• Like
LAN and WAN Design: Putting it All Together
Upcoming SlideShare
Loading in...5
×

Thanks for flagging this SlideShare!

Oops! An error has occurred.

LAN and WAN Design: Putting it All Together

  • 3,083 views
Published

 

  • Full Name Full Name Comment goes here.
    Are you sure you want to
    Your message goes here
No Downloads

Views

Total Views
3,083
On SlideShare
0
From Embeds
0
Number of Embeds
0

Actions

Shares
Downloads
103
Comments
1
Likes
1

Embeds 0

No embeds

Report content

Flagged as inappropriate Flag as inappropriate
Flag as inappropriate

Select your reason for flagging this presentation as inappropriate.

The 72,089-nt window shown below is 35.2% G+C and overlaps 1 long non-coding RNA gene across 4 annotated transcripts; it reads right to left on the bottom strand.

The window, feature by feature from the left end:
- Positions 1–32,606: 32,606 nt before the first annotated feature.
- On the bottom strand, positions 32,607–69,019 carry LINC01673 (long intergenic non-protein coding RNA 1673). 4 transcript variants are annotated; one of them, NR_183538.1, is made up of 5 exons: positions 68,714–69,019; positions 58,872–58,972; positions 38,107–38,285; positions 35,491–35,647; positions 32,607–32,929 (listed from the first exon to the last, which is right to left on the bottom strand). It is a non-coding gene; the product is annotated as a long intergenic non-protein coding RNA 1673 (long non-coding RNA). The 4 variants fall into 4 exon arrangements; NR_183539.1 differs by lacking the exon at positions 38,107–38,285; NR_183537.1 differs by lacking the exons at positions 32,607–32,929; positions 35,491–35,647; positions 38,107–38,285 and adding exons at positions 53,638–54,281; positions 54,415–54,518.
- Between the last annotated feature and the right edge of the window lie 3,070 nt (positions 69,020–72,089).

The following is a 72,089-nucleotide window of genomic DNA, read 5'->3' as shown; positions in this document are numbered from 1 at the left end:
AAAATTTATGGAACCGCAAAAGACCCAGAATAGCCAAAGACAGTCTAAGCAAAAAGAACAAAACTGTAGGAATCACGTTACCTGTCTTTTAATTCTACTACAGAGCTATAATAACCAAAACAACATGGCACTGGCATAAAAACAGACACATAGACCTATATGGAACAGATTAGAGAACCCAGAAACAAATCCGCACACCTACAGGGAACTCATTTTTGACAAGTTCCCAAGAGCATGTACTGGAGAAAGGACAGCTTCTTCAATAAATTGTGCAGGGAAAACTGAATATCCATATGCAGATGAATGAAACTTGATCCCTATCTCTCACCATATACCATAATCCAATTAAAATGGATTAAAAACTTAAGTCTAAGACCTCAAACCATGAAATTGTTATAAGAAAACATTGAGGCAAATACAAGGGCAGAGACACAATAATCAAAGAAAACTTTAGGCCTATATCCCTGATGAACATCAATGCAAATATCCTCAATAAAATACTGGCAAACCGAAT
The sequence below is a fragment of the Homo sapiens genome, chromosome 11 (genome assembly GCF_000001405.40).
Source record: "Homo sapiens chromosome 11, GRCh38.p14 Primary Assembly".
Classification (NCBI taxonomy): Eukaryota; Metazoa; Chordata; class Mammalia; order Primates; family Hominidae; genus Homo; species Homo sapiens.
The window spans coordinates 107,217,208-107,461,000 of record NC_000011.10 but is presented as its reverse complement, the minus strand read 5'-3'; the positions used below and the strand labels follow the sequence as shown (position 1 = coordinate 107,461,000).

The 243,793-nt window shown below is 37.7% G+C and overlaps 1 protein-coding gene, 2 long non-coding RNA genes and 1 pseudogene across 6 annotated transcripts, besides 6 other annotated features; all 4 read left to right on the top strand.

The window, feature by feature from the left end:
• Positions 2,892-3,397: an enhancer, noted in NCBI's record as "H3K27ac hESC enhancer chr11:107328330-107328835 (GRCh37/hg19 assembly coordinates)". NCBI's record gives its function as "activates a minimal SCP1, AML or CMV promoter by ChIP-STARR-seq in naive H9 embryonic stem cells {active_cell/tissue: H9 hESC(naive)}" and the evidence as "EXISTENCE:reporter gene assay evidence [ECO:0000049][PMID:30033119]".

Cancel
    No notes for slide

Transcript

  • 1. LAN and WAN Design: Putting It All Together Chapter 11
  • 2. Learning Objectives
    • Discuss general LAN and WAN design issues that include using structured wiring and structured networking
    • Describe and implement LAN design principles
    • Explain and implement WAN design principles
  • 3. General LAN and WAN Design Issues
    • Factors that affect design
    • Analyzing existing topology and resources
    • Network management
    • Cable installation and replacement
    • Structured wiring
    • Vertical wiring and structured networking
    • Full-duplex communications
    • Bridge, router, and hub design issues
  • 4. Factors That Affect a LAN or WAN Design
    • Anticipated network traffic
    • Redundancy requirements
    • User movement
    • Accommodating for future growth
    • Security considerations
    • WAN connectivity
    • LAN and WAN costs
  • 5. Designing for Redundancy
  • 6. Analyzing Existing Topology and Resources
    • Inspect cable plant